NEW YORK (AP) — The founder of a national charter school network who once served as a White House adviser under former President Barack ObamaFriday’s guilty plea was to the charge that he had stolen more than $200,000 from the network.
Seth Andrew (42), a founding member of Democracy Prep entered a plea to wire fraud in Manhattan federal court. He admitted that he transferred money from the charter school network to another bank account in 2019, without authorisation.
“I am truly sorry for what I have done,” an emotional Andrew, his voice cracking, told Judge John P. Cronan. “What I did was wrong and I deeply regret my actions. And, as I stand before you today, I have tremendous remorse for the impact it has had on the schools, the alumni and my own family.”
Andrew, a founding member of Democracy Prep was in New York City when the organization started in 2005. Its methods raised test scores in Harlem for children who were economically challenged. The program has since expanded to other parts of the United States.
Andrew resigned his position as superintendent of his school network in spring 2013 to join the U.S. Department of Education as well as the Office of Educational Technology. It lasted up to November 2016.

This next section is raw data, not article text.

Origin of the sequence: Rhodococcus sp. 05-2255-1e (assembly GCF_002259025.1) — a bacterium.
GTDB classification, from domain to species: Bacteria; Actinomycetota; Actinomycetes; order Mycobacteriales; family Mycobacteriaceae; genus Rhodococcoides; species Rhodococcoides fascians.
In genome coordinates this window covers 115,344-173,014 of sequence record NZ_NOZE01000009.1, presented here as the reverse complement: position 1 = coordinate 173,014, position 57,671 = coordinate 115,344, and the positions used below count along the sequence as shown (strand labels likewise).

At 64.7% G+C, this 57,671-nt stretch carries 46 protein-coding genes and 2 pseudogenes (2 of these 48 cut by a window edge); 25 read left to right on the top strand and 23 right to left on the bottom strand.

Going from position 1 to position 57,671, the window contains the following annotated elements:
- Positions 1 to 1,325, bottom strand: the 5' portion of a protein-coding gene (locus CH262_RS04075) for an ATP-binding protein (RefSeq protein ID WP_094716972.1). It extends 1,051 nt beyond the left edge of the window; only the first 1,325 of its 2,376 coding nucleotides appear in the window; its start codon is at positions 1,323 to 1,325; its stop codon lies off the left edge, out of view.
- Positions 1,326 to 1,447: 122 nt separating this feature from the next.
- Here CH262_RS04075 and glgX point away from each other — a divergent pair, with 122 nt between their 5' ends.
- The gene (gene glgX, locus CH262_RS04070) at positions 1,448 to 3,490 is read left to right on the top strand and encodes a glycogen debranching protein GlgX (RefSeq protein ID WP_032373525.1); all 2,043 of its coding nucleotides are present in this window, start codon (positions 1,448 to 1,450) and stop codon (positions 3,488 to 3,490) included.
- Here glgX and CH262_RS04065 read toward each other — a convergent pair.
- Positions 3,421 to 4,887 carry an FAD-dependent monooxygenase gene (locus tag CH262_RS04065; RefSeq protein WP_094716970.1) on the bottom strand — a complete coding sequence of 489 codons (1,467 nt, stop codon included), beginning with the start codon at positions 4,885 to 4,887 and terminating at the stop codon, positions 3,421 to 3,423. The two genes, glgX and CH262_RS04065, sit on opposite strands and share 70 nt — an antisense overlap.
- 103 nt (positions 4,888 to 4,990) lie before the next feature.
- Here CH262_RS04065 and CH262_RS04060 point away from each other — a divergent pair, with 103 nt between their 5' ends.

According to court documents, Andrew was accused of stealing $218,000 from schools that he created and using the money to get the highest interest rate offered by his bank on a mortgage for the $2 million Manhattan apartment he purchased with his wife.
Andrew admitted Friday that he tried to make it appear as though the money he took from the schools came from a civic organization he controls as he moved money from the schools network accounts to his personal accounts and later to the nonprofit’s account from March to October of 2019. According to bank staff, he said he had permission to transfer Democracy Prep money when in fact he wasn’t.
In a release, U.S. Attorney Damian Williams said “Andrew, a former White House adviser, admitted today to devising a scheme to steal from the very same schools he helped create.”
He added: “Andrew now faces time in federal prison for abusing his position and robbing those he promised to help.”
Defense attorneys Tim Doherty and Edward Kim said in a statement that Andrew for over two decades “has worked tirelessly to expand educational, democratic, and technological opportunity to disenfranchised communities around the world.”
“Seth’s life has always been motivated by a civic mission and he deeply regrets his past mistakes. He has, with courage, accepted responsibility for them,” the lawyer said. “With the help and support of his family and loved ones, Seth looks forward to deepening his commitment to service and innovation in the next chapter of his life.”
Andrew will pay $218,000 in damages to Charter School Network. He was sentenced to prison on April 14. However, the defense and prosecution agreed to a plea agreement that Andrew should be sentencing between 21 and 27 months.